A Generalist President
It’s clear reading The Audacity of Hope that Barack Obama isn’t just a good speaker but he’s also a very good writer, exceptionally talented at conveying thoughts and ideas articulately, intelligently, and with flow. It’s a book that so obviously framed his whole presidential campaign, which as we all know now has thankfully turned the page on the redacted scribbles of the Bush-Cheney years. It’s a book about his background, experience, approach, beliefs, and aspirations.
Besides the obligatory pre-campaign introduction that most political personality books share, there are a couple things that really stand out about Obama in The Audacity of Hope.
The first is that this is a man who has a very keen understanding of history, especially American history. I blogged previously about a post at Pop Philosophy called The Return of History which summed up nicely the great value of studied hindsight on matters of the present and future. It would appear that Obama’s relative young age as president is more than offset by his professorial knowledge of past presidents and of his nation’s founding and subsequent journey.
The second thing that resonated throughout the book was that Obama most certainly possesses a generalist mindset. I’ve posted before about how leaders need to be generalists – including a vision of the big picture, a talent for “hiring” and delegation, and an openness and empathy towards differing ideas and perspectives. He covers sports, faith, economy, politics, power, science, family, and a number of other topics with ease and in balance with each other. This trait will serve him well as leader of a country with so many diverse challenges and opportunities.
Here are a few excerpts that illustrate the above further:
…[A]cross America a constant cross-pollination is occurring, a not entirely orderly but generally peaceful collision among people and cultures. Identities are scrambling, and then cohering in new ways. Beliefs keep slipping through the noose of predictability. Facile expectations and simple explanations are being constantly upended. Spend time actually talking to Americans, and you discover that most evangelicals are more tolerant than the media would have us believe, most secularists more spiritual. Most rich people want the poor to succeed, and most of the poor are both more self-critical and hold higher aspirations than the popular culture allows. Most Republican strongholds are 40 percent Democrat, and vice versa. The political labels of liberal and conservative rarely track people’s personal attributes. (p63)
It is to say that after all the trappings of office – the titles, the staff, the security details – are stripped away, I find the President and those who surround him to be pretty much like everybody else, possessed of the same mix of virtues and vices, insecurities and long-buried injuries, as the rest of us. No matter how wrongheaded I might consider their policies to be – and no matter how much I might insist that they be held accountable for the results of such policies – I still find it possible, in talking to these men and women, to understand their motives, and to recognize in them values I share. This is not an easy posture to maintain in Washington. … (p59)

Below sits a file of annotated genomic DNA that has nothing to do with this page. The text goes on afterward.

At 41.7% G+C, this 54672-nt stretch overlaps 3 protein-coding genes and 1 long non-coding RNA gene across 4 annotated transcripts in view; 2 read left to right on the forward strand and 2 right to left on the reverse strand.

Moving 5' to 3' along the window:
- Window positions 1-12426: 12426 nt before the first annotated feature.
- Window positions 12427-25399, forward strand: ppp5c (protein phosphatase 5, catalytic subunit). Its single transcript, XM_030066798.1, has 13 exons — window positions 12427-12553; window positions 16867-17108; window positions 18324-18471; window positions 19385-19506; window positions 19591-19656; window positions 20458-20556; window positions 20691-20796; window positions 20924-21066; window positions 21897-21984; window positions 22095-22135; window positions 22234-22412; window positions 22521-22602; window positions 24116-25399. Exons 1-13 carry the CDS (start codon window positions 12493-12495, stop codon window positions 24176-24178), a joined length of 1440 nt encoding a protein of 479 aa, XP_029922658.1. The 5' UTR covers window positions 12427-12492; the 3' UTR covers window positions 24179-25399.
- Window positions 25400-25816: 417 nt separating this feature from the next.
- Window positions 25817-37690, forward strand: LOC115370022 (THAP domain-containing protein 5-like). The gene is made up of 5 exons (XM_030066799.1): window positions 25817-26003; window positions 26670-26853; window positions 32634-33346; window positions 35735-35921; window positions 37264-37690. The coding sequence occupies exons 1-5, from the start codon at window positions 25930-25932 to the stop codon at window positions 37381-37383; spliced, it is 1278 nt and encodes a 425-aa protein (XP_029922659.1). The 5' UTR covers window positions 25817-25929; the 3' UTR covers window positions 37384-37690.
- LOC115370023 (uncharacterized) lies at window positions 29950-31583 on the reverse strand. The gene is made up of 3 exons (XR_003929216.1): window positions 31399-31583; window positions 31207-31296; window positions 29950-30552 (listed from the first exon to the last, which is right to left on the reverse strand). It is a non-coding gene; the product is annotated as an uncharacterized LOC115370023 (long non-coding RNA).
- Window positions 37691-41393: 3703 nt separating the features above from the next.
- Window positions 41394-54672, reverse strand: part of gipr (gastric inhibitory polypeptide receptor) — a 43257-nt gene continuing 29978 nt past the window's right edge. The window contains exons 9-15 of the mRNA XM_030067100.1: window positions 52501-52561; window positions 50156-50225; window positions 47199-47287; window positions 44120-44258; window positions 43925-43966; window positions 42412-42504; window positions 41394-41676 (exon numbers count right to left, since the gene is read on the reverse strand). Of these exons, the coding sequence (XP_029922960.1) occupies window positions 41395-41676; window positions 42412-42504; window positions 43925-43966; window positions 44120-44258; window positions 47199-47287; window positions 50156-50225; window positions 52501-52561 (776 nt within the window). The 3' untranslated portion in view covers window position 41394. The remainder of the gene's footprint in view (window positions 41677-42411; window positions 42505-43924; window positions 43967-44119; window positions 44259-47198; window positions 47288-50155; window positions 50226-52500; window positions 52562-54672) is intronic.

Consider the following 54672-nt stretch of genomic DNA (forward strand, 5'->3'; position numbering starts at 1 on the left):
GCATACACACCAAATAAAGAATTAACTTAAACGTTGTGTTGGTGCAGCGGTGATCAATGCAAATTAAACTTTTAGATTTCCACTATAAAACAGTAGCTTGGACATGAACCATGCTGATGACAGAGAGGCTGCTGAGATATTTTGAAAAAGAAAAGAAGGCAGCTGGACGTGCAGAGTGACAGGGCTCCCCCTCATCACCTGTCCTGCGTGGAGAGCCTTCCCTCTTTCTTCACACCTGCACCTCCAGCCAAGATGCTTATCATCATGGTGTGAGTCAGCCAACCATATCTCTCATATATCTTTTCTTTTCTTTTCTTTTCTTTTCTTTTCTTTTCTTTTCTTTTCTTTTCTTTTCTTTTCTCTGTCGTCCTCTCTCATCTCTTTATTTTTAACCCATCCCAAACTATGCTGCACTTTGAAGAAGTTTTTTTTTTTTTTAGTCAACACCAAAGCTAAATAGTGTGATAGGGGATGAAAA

As a country, we seem to be suffering from an empathy deficit. We wouldn’t tolerate schools that don’t teach, that are chronically underfunded and understaffed and underinspired, if we thought that the children in them were like our children. It’s hard to imagine the CEO of a company giving himself a multimillion-dollar bonus while cutting health-care coverage for his workers if he thought they were in some sense his equals. And it’s safe to assume that those in power would think longer and harder about launching a war if they envisioned their own sons and daughters in harm’s way. … Black leaders need to appreciate the legitimate fears that may cause some whites to resist affirmative action. Union representatives can’t afford not to understand the competitive pressures their employers may be under. I am obligated to try to see the world through George Bush’s eyes, no matter how much I may disagree with him. That’s what empathy does… We are all forced beyond our limited vision. (p82)
Most of all, she [Obama’s mother] possessed an abiding sense of wonder, a reverence for life and its precious, transitory nature that could properly described as devotional. During the course of the day, she might come across a painting, read a line of poetry, or hear a piece of music, and I would see tears well up in her eyes. Sometimes, as I was growing up, she would wake me in the middle of the night to have me gaze at a particularly spectacular moon, or she would have me close my eyes as we walked together at twilight to listen to the rustle of leaves. She loved to take children – any child – and sit them in her lap and tickle them or play games with them or examine their hands, tracing out the miracle of bone and tendon and skin and delighting at the truths to be found there. She saw mysteries everywhere and took joy in the sheer strangeness of life. (p243)